Since we usually don’t have the truck when we are out of the Northwest, this shaped our itinerary too, skewing it towards places which you really can’t reach without a vehicle. So instead of spending more time in places like New York (where having a vehicle is a negative), we allocated more time to places like Cape Cod or Harpers Ferry – places unlikely to be destinations on their own, or to which we would fly. We were also biased towards places we will probably not go to again for a long time – Florida is a common destination to see family, but Charleston is just too far off the beaten path.

As I looked over the list of possible destinations and estimated how much time we might want in each, I told Linda that we really needed two years to do this trip. She said, “You get one”. So even thought we covered a lot of the country, there were still important places that didn’t make the final cut. As we drove through Seneca Falls, Ithaca was 40 miles away at the other end of Cayuga Lake. We looked at the clock, and kept driving on to Syracuse. It was the closest I’ve ever gotten to the Cornell campus, but it still wasn’t close enough, and I’m starting to doubt that I’ll ever get there.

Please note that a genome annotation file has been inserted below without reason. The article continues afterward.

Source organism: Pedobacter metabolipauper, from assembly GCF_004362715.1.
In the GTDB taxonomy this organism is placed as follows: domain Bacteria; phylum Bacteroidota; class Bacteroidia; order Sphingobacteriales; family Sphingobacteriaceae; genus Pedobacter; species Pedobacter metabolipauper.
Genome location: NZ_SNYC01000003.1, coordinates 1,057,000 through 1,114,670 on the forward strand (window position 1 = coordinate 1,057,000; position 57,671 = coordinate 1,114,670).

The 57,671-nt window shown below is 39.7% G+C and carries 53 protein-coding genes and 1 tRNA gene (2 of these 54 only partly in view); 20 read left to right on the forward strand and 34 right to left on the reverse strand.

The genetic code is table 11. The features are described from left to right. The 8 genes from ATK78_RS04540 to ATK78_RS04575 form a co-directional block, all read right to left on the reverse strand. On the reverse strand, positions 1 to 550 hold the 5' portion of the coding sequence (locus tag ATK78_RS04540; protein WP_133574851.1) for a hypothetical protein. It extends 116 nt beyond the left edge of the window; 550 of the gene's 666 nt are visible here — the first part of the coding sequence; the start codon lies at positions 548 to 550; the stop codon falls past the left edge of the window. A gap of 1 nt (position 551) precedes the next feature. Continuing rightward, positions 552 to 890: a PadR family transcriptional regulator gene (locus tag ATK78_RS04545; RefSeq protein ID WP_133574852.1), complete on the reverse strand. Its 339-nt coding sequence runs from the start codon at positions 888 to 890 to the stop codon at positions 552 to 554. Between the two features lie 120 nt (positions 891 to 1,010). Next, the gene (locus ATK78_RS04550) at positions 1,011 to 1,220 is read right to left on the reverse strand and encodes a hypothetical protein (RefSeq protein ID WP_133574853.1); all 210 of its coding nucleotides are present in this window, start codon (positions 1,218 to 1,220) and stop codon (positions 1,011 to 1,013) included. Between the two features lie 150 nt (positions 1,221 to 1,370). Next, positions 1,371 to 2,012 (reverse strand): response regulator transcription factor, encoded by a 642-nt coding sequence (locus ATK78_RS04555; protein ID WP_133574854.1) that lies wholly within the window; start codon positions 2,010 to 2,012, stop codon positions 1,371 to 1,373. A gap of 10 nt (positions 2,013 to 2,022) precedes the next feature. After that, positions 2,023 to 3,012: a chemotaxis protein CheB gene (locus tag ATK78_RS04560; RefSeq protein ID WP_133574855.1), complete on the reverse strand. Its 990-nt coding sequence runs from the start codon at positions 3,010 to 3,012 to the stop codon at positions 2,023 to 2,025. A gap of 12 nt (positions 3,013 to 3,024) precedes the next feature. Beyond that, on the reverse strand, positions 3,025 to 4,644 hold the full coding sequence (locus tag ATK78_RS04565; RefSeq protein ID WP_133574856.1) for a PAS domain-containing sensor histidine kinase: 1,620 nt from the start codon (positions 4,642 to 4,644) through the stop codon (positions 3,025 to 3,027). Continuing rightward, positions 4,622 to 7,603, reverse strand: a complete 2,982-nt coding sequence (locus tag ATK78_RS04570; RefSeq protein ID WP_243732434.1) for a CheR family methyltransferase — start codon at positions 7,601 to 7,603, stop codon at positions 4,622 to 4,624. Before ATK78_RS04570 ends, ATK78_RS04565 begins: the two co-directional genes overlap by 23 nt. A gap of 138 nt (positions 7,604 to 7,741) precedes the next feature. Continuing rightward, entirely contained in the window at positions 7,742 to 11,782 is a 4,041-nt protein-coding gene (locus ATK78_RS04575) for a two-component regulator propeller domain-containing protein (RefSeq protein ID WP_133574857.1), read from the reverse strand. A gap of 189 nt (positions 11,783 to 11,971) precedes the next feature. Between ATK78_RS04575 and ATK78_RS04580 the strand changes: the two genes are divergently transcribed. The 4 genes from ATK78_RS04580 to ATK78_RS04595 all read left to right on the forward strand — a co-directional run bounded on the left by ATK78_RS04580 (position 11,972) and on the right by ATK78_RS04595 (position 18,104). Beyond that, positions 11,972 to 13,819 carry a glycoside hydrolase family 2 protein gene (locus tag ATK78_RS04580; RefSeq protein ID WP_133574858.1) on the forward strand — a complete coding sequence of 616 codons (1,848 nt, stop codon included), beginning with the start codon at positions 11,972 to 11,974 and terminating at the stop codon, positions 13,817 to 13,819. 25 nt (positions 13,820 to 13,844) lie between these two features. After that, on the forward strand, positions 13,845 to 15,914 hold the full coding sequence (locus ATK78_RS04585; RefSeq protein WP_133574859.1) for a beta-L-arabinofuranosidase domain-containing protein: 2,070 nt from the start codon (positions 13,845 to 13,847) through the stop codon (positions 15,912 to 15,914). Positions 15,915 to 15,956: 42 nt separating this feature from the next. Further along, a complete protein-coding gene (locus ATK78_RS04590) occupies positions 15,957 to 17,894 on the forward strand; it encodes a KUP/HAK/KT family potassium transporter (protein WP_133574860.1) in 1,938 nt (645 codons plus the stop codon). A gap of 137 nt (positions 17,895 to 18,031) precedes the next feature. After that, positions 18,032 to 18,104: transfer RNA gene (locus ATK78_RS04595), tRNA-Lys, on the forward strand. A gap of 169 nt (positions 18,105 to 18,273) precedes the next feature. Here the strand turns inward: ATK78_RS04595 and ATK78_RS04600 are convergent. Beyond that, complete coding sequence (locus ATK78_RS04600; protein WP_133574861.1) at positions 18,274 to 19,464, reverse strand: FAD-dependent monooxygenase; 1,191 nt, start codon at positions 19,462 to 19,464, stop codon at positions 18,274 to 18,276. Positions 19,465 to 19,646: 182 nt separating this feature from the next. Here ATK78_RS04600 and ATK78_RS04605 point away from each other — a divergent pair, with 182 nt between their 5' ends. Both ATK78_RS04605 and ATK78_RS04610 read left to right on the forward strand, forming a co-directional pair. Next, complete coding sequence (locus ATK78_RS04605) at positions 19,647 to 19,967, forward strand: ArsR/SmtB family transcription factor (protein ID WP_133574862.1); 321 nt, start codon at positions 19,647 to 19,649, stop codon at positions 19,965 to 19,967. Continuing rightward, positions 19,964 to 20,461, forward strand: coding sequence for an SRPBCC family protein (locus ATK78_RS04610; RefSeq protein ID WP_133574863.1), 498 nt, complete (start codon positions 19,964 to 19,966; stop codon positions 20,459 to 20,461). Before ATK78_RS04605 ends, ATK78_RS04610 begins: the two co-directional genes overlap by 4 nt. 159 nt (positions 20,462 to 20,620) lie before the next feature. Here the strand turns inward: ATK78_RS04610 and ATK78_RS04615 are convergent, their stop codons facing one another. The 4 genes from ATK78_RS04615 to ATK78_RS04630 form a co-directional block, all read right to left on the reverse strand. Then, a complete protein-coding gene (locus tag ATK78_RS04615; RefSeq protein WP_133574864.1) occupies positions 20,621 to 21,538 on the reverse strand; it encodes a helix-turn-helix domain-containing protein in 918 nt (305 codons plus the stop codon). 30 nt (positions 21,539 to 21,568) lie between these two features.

I discovered that there are some big geographic facts that are not apparent in advance, For example, the distance on the Colorado River between Moab and Las Vegas is about 450 miles, and there is only one place in that whole length where you can drive across it – the Glen Canyon Dam outside Page.colorado

I also hadn’t realized (until I started searching for routes) that it’s essentially impossible to cross the Sierras for most of the year, anywhere between Bakersfield and Sacramento, 300 miles apart. When you mention these hard-won insights to locals, they look at you like you’re crazy, probably because they’re just so obvious (like not knowing that you have to transfer from the 2 or the 3 to the Broadway Local at 96th, otherwise you end up in Harlem instead of at Columbia).